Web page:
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Today I stumbled on an article about making a better chocolate chip cookie which was linked from a blog entry about how to perhaps attain the same effect but in a shorter time. As the chocolate chip cookie is one of the greatest inventions of the modern world I was definitely intrigued. Reading the post at Ideas In Food however I was disappointed that the author didn't maintain a control sample during his experiment. There are so many variables in the baking of a chocolate chip cookie that it can be difficult to determine what changes had how much of an effect. Could vacuum sealing the cookie dough in a plastic bag have an effect on the cookie dough? Would it aid in the rate of hydration of the flour grains? The world must know!

I decided to use Science™ to find out.

I made up a batch of my favorite chocolate chip cookie dough. I split the batch into 3 more or less equal portions. One portion was placed into a glass bowl and covered with plastic cling wrap. The second portion was vacuum sealed in a plastic bag with a consumer grade vacuum sealer. The third portion was left in the mixing bowl, covered with plastic cling wrap (this is my control). All three portions were placed in the fridge.

Three hours later I removed the vacuum sealed and control portions. I portioned the cookies out using a #20 disher on identical room temperature half sheet pans lined with parchment. Each cookie was sprinkled with a small amount of course sea salt. I baked each pan for 13 minutes at 375º F. I allowed the cookies to cool for about 30-45 minutes.

Willing test subject 1 (crankygirlie) tried both cookies and found the control to taste better, but detected a definite texture difference in the two samples.

It should be noted that I have identified an potential difficulty in preventing test subject 1 from exhausting the supply of test cookies. Hopefully I will be able to prevent such a catastrophe before completion of the experiment.

Should we make it to Friday with sufficient supply in hand I intend to conduct blind taste tests with more willing test subjects. Applications are now being accepted.


Jul. 18th, 2008 04:25 pm (UTC)
Which, to me, suggests that the rested cookies could be tougher than the freshly-mixed ones...

Sometimes at school we rest our doughs to "relax" the gluten. Gluten formation requires hydration AND agitation, right? Although I'm kind of unsure about what exactly is happening when the gluten is "relaxing." Is it becoming less elastic?

The other gluten factor I would assume is the fact that cookies have an incredibly high percentage of shortening (any kind of fat), which shortens gluten strands. Cookies are one of the things I don't spend much time worrying about over-mixing or becoming really tough because of this fact (not to say it's not possible, but it would probably take a lot of effort).
Jul. 21st, 2008 05:33 am (UTC)
I hadn't heard that about fat and gluten. That would explain a little about why the cookie dough never gets tough no matter how much you mix it. Though, wouldn't the sugar also be getting in the way? Perhaps there just isn't enough gluten to get together around all that sugar.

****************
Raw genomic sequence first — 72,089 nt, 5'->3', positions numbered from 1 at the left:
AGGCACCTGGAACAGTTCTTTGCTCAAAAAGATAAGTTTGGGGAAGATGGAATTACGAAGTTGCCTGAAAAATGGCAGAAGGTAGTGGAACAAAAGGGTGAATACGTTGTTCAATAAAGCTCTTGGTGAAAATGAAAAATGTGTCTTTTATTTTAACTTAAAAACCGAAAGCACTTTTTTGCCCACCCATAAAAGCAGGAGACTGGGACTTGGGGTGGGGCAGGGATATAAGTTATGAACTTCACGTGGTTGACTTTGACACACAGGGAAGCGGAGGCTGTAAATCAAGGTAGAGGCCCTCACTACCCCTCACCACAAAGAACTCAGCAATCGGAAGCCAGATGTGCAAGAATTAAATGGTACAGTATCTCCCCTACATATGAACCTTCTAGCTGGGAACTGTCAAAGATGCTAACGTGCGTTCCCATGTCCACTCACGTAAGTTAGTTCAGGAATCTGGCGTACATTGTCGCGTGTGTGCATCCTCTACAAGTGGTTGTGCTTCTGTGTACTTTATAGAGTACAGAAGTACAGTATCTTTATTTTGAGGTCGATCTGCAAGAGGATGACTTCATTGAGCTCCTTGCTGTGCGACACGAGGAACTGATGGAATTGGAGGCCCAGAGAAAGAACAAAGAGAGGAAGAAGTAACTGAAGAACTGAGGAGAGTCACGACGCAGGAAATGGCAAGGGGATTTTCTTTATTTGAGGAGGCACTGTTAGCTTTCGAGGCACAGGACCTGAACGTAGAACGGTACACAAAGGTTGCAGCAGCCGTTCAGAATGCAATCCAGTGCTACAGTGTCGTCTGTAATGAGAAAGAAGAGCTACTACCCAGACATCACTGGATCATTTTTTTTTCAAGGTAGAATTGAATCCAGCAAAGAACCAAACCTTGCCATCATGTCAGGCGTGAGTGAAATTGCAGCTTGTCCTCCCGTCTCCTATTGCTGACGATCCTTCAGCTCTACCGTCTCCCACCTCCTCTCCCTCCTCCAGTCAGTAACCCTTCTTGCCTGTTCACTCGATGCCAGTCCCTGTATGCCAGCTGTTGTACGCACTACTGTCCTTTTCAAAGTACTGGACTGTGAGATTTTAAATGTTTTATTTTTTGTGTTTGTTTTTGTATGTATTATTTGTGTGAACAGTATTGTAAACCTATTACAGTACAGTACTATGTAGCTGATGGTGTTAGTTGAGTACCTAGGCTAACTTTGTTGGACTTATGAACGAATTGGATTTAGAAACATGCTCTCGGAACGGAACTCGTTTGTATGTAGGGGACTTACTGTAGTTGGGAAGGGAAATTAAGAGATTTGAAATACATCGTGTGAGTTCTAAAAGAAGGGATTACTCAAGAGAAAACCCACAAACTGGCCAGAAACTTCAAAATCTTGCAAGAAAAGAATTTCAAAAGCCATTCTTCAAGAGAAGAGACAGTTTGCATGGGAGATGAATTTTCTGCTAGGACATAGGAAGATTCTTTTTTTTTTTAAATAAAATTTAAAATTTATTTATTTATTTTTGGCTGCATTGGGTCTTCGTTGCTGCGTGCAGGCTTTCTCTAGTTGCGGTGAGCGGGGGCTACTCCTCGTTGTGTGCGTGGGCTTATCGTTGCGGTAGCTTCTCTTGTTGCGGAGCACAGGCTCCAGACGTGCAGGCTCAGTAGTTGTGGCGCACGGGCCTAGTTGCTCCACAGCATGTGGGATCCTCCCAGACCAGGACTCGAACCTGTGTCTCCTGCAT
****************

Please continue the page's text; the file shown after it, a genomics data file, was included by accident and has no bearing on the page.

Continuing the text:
I'm suddenly trying to imagine a high-gluten chocolate chip cookie and what it would look and taste like. Sort of the love child of a chocolate chip cookie and a baguette.
Jul. 22nd, 2008 10:46 pm (UTC)
Yeah, I think Alton Brown sort of refers to the shortening effect when he talks about fat "coating" the flour particles. I think what happens is that proteins are trapped inside a coating of fat and cannot wobble their coils all over the freaking place.... but it's the reason fat is referred to as "shortening" ... because it shortens gluten strands!

Also, about the double-panning thing. I've found that my oven is kind of nut-so and if I don't put two half sheet pans under my cookies on parchment, I get over-browned and even burned bottoms... the two pans are enough to sort of slow the conduction of heat, I guess. Although we do the double-panning thing at school, too.... and I'd like to think our oven isn't nut-so there.
Jul. 23rd, 2008 06:53 am (UTC)
Ahhh! That makes so much sense. I always wondered why it was called shortening.

When you pull the cookies from the oven do you immediately de-pan them? I do and don't see any over-browning of the bottom of the cookie. I also try to let my pans cool down again before putting another sheet of cookies on them.
Jul. 23rd, 2008 11:34 pm (UTC)
Aha! That must be why... de-panning hot buttery cookies is danger danger for me, and no time to be careful about it at school, so that must be the reason. And yes, I always put new cookies on a room-temp pan.

Zoom zoom! We made a dragon sculpture today! It's so cool. We have an airbrusher we use to spray food coloring everywhere. My hands are blue and green and purple!!
Jul. 23rd, 2008 11:47 pm (UTC)
I de-pan by just sliding the whole sheet of parchment onto a cooling rack. I also only have 2 pans so I need to do this in order to cool the pan in time to make another batch.

The sculpture sounds cool. Did you take pictures? I've got a cheap old airbrush that could be used for such shenanigans. It sounds like fun :)
Jul. 24th, 2008 02:47 am (UTC)
Heh, yeah, even sliding parchment is dangerous for me (both for burning and losing/breaking cookies).

Yes! Pictures... I just have to put them on smugmug.
Jul. 24th, 2008 03:56 am (UTC)
I can understand the burning thing... I'm pretty careful. However when my cookies come out they are still soft and gooey enough that de-panning doesn't risk breakage. They also stick to the parchment well enough that they don't fall off easily. Anyway, works for me.

*goes looking for pictures*